Better Parenting Through Trello

Slick Organization App Makes Family Movie Night a Breeze

If you have shared movie nights at your house, let me offer a little tech hack for tracking what everyone wants to see. Do this and you’ll never again sit there looking at each other saying, “I dunno. What do you want to watch?”

My own impetus for this is divorce. My ex and I split several months ago after 24 years together. Any good parent in my situation wants to make the most of those times when their kids are around. Because I’m a geek who’s worked in tech for ages, I’m using apps to streamline coordination with our nearly-grown kids.

Impromptu movie screenings have always been a favorite in my family. To make my new apartment a more welcoming place for my kids to chill out, I wanted to make it as easy as possible to launch into a show at whim, which means keeping good shows on tap that we all want to see.

At first, my 17-year-old created a Google Doc to track shows that he and I wanted to watch together. But in our experience that wasn’t the ideal setup when we were sitting in my living room trying to make a decision. Then my 20-year-old had the bright idea to fire up Trello. For years, as a tech marketer, I’ve used this slick app to keep track of toiletries, groceries, and so on that I need to keep stocked at my place.

And then the chocolate met the peanut butter: We created a Trello board to track and label the shows we want to watch. Voilà.

As you can see, each column (Trello calls them “lists”) covers a different category or genre, which simplifies things when one of us says “Maybe something sci-fi?” or “I’m not up for an action movie tonight.” The individual movies are listed on “cards” that you can open up to make notes. For instance, in the case of Black Sails, the notes remind me that we can binge it from Starz via my Amazon Prime account.

We keep the lists roughly in descending order of priority, but it’s also simple to change it up because Trello makes it easy to drag-and-drop cards within a list or across lists. Not shown, we even keep a list of the movies we’ve already watched; that’s where we drag each card once we’ve played that show. While this shouldn’t serve as an advertisement for Trello—which, in any case, you can use for free—the app is equally user-friendly from a computer, tablet, or phone, and all three of us have simultaneous access to it.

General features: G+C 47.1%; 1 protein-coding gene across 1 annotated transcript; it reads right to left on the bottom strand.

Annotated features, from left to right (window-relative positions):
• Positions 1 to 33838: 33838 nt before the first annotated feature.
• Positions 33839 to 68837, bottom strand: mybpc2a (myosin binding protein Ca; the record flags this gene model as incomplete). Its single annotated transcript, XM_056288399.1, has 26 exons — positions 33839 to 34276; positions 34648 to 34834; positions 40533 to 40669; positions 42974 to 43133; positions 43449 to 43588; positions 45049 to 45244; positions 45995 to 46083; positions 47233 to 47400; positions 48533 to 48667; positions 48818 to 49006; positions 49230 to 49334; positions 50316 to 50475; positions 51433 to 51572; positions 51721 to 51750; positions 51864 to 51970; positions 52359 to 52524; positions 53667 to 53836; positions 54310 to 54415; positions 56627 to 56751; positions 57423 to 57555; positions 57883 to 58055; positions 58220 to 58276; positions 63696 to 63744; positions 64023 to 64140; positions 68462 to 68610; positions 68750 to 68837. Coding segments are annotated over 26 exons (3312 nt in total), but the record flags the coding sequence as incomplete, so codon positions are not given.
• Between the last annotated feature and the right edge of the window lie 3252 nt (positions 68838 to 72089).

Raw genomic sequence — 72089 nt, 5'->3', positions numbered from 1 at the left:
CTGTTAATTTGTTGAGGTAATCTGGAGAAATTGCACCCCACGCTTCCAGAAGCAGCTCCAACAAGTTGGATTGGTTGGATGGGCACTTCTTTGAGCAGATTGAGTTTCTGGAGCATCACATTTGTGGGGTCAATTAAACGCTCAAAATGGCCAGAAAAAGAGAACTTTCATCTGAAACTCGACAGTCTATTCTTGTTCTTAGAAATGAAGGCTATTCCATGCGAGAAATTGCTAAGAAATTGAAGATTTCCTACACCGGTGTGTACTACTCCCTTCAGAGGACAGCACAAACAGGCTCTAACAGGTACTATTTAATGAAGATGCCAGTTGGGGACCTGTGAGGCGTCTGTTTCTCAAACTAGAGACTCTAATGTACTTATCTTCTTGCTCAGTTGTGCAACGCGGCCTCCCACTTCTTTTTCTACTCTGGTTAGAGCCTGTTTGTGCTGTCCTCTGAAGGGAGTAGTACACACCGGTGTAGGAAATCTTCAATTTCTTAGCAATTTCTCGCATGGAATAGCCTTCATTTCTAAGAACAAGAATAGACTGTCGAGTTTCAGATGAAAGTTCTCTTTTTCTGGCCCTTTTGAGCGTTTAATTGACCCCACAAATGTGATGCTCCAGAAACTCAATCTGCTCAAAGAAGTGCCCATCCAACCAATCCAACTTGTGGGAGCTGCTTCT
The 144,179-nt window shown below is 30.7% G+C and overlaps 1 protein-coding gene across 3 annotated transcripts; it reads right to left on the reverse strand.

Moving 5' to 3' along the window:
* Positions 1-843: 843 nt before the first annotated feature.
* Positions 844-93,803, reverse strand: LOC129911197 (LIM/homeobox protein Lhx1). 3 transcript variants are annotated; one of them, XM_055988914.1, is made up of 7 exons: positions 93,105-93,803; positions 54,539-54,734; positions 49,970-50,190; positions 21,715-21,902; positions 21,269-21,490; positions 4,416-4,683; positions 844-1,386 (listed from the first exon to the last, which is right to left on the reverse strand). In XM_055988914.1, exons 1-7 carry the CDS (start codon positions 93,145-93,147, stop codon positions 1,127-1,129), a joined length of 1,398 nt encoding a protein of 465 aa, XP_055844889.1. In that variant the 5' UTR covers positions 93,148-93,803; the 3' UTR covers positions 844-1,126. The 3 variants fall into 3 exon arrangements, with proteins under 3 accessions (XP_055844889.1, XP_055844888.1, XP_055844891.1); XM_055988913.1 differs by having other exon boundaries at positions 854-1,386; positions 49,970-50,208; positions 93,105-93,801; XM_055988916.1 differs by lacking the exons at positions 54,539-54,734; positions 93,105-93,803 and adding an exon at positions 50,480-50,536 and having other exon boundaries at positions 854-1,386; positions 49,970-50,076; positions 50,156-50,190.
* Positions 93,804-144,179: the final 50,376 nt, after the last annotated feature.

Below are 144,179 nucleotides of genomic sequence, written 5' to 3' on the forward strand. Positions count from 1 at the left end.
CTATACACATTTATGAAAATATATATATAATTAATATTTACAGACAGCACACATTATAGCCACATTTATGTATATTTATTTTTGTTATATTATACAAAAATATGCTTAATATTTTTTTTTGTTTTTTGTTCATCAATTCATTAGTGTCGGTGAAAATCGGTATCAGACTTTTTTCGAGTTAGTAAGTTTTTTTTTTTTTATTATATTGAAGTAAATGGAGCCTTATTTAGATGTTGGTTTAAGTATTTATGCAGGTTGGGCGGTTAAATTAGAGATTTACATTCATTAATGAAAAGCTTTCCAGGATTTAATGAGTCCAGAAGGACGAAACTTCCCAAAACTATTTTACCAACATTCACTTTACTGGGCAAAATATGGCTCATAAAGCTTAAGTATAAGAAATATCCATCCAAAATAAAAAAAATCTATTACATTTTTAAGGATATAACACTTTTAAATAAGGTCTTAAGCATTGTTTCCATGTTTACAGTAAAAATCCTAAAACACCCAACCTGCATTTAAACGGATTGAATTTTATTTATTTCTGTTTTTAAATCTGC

Note the color coding, too. From time to time, each of my children goes through things I’ve added to the list, marking the ones they want to see. Kid 1 has green, Kid 2, purple. I don’t need a color code, because only stuff I want to see goes on the board in the first place. So it takes only a few seconds to scan the board to find something tailored for the audience on hand, whether that’s all three of us, either kid plus me, or just me.

I was recently reminded of how easy this setup makes things. While I was cooking dinner for the three of us maybe a month ago, something in the conversation (probably a reference to Nikola Tesla, knowing my kids) reminded me of The Prestige. I asked my son to add it to the list because my hands were busy at the stove, so he pulled out his phone and added it in a few seconds, complete with color codes. I promptly forgot about it, but a couple of weeks later when we were looking for something to watch, there it was. Two hours of twists, turns, and running commentary from the three of us later, the kids were left with the standard “What the . . . ?” reaction of first-time watchers of The Prestige. And getting to enjoy that reaction with them brought us just a tiny bit closer together as a family.


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